Training on two wheels requires strength, balance


I caught a whiff of concrete dust as he ran beside me, his rough hands steadying my handlebars. Dad, who was exhausted from laying block all day, probably only has a vague recollection of teaching me to ride a bike.

But the exhilaration I felt when he let go and I coasted across our yard solo is one moment from childhood I'll never forget.

My son, who turned 5 a couple of months ago, was still clinging to his training wheels at the end of last summer. But I think he'll want to ride on his own in the next couple of months, and I want to be ready to teach him how.

The question is where to start.

First, make sure your child has the strength and ability to steady a bike and balance on it, says Pete Piringer, spokesperson for the Maryland State Police.


Some children will be ready at 5 years old, but others won't be ready until they're older, says Doug Donaldson, associate editor of Bicycling magazine.

"One of the worst things you can do is make them ride," Donaldson says.

If your child expresses an interest and if you feel he is ready, teach him in your yard or at a park on a gently sloping grassy hill, Donaldson says.

Take the child to the top of the hill and point the bike downward.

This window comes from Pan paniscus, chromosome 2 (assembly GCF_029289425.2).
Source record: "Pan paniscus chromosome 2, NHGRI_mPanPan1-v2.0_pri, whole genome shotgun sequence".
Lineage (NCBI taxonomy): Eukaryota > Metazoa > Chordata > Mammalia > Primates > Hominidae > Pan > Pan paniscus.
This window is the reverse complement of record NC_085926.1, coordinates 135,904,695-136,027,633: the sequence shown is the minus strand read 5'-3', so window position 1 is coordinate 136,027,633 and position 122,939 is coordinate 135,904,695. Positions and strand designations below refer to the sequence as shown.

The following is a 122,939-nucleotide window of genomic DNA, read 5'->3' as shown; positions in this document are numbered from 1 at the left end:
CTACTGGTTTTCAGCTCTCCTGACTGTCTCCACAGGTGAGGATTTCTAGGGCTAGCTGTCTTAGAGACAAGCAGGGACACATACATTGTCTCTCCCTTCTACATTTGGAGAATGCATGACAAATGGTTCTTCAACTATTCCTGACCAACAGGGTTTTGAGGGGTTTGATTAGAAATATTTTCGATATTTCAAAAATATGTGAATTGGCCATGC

When the child is ready, let go of the bike.

The momentum of going downhill will get him used to the feel of the bike when he doesn't have to concentrate on pedaling, Donaldson says.

Prep your child for this exercise with these tips:

* Don't rock back and forth.

* Keep the handlebars straight.

* Don't lean too far forward over the front wheel.

* Don't look at the ground directly in front of you. Look 10 to 20 feet ahead.

If your child has been riding around the yard and wants to take to the street, consider his age and ability before giving your OK.

Most children don't develop depth perception until about third grade, says Piringer, whose office issued these "Ten Smart Routes to Bicycle Safety":

1. Wear a helmet.

2. Make sure your bike is properly adjusted.

3. Always check brakes before riding.

4. See and be seen.

5. Avoid biking at night. Reflectors and lights are required if you ride at night.

6. Stay alert. Look for obstacles in your path.

7. Stay on the right side of the road.

8. Be aware of the traffic around you.

9. Learn the rules of the road and obey them.

10. Wheels should be securely fastened.

Teach a child to stop before he rides into the street, check behind before swerving, turning or changing lanes, and, if he is riding with friends, to ride single file in the same direction, Piringer says.

"It's important for parents to take the time to work with their child," Piringer says. "The most important thing is to always have adult supervision or older children to look over them."

Tell us what you're trying to teach your child. We'll ask an expert for advice. Call Lifestyle Editor Lisa Tedrick Prejean at 301-733-5131, ext. 2340, write to her at P.O. Box 439, Hagerstown, Md. 21741, send a fax to 301-714-0245 or e-mail her at

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